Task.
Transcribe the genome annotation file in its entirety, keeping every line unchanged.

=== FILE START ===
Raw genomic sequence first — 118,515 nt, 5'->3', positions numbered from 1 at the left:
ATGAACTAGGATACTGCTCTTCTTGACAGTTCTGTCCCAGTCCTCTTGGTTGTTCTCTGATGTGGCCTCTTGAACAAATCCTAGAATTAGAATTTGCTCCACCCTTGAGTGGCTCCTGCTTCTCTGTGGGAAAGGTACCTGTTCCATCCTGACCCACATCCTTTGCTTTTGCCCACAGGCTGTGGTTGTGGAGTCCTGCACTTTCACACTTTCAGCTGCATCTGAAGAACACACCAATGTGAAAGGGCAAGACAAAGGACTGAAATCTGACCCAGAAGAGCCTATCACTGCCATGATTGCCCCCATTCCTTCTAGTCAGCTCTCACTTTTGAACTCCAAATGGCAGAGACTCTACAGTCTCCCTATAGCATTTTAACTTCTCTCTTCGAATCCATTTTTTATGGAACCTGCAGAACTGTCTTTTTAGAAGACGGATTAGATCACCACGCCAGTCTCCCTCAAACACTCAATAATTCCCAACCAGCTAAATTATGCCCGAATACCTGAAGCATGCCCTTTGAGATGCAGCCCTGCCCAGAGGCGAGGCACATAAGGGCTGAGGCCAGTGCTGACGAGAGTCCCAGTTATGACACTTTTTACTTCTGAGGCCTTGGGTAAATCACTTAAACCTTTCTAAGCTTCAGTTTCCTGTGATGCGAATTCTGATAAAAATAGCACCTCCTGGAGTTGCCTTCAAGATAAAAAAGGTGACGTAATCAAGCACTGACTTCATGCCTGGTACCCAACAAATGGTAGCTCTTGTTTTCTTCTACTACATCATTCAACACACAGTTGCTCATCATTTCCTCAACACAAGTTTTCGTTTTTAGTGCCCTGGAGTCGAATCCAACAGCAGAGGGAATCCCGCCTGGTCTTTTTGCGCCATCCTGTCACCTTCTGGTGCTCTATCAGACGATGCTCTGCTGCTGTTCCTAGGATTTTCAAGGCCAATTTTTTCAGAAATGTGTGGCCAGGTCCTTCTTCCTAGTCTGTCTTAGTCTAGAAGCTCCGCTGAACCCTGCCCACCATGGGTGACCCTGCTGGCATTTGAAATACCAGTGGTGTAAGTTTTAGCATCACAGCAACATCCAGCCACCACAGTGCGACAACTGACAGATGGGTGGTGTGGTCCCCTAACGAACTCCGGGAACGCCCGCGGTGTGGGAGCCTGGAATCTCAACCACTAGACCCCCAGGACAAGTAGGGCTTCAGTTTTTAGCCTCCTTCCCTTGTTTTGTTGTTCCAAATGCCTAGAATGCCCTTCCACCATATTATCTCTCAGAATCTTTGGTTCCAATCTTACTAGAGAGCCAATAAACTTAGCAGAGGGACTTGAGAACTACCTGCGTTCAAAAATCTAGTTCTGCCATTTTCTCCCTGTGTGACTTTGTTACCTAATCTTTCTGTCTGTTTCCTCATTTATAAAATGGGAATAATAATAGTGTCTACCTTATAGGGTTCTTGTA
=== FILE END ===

Raw genomic sequence first — 118,515 nt, 5'->3', positions numbered from 1 at the left:
ATGAACTAGGATACTGCTCTTCTTGACAGTTCTGTCCCAGTCCTCTTGGTTGTTCTCTGATGTGGCCTCTTGAACAAATCCTAGAATTAGAATTTGCTCCACCCTTGAGTGGCTCCTGCTTCTCTGTGGGAAAGGTACCTGTTCCATCCTGACCCACATCCTTTGCTTTTGCCCACAGGCTGTGGTTGTGGAGTCCTGCACTTTCACACTTTCAGCTGCATCTGAAGAACACACCAATGTGAAAGGGCAAGACAAAGGACTGAAATCTGACCCAGAAGAGCCTATCACTGCCATGATTGCCCCCATTCCTTCTAGTCAGCTCTCACTTTTGAACTCCAAATGGCAGAGACTCTACAGTCTCCCTATAGCATTTTAACTTCTCTCTTCGAATCCATTTTTTATGGAACCTGCAGAACTGTCTTTTTAGAAGACGGATTAGATCACCACGCCAGTCTCCCTCAAACACTCAATAATTCCCAACCAGCTAAATTATGCCCGAATACCTGAAGCATGCCCTTTGAGATGCAGCCCTGCCCAGAGGCGAGGCACATAAGGGCTGAGGCCAGTGCTGACGAGAGTCCCAGTTATGACACTTTTTACTTCTGAGGCCTTGGGTAAATCACTTAAACCTTTCTAAGCTTCAGTTTCCTGTGATGCGAATTCTGATAAAAATAGCACCTCCTGGAGTTGCCTTCAAGATAAAAAAGGTGACGTAATCAAGCACTGACTTCATGCCTGGTACCCAACAAATGGTAGCTCTTGTTTTCTTCTACTACATCATTCAACACACAGTTGCTCATCATTTCCTCAACACAAGTTTTCGTTTTTAGTGCCCTGGAGTCGAATCCAACAGCAGAGGGAATCCCGCCTGGTCTTTTTGCGCCATCCTGTCACCTTCTGGTGCTCTATCAGACGATGCTCTGCTGCTGTTCCTAGGATTTTCAAGGCCAATTTTTTCAGAAATGTGTGGCCAGGTCCTTCTTCCTAGTCTGTCTTAGTCTAGAAGCTCCGCTGAACCCTGCCCACCATGGGTGACCCTGCTGGCATTTGAAATACCAGTGGTGTAAGTTTTAGCATCACAGCAACATCCAGCCACCACAGTGCGACAACTGACAGATGGGTGGTGTGGTCCCCTAACGAACTCCGGGAACGCCCGCGGTGTGGGAGCCTGGAATCTCAACCACTAGACCCCCAGGACAAGTAGGGCTTCAGTTTTTAGCCTCCTTCCCTTGTTTTGTTGTTCCAAATGCCTAGAATGCCCTTCCACCATATTATCTCTCAGAATCTTTGGTTCCAATCTTACTAGAGAGCCAATAAACTTAGCAGAGGGACTTGAGAACTACCTGCGTTCAAAAATCTAGTTCTGCCATTTTCTCCCTGTGTGACTTTGTTACCTAATCTTTCTGTCTGTTTCCTCATTTATAAAATGGGAATAATAATAGTGTCTACCTTATAGGGTTCTTGTA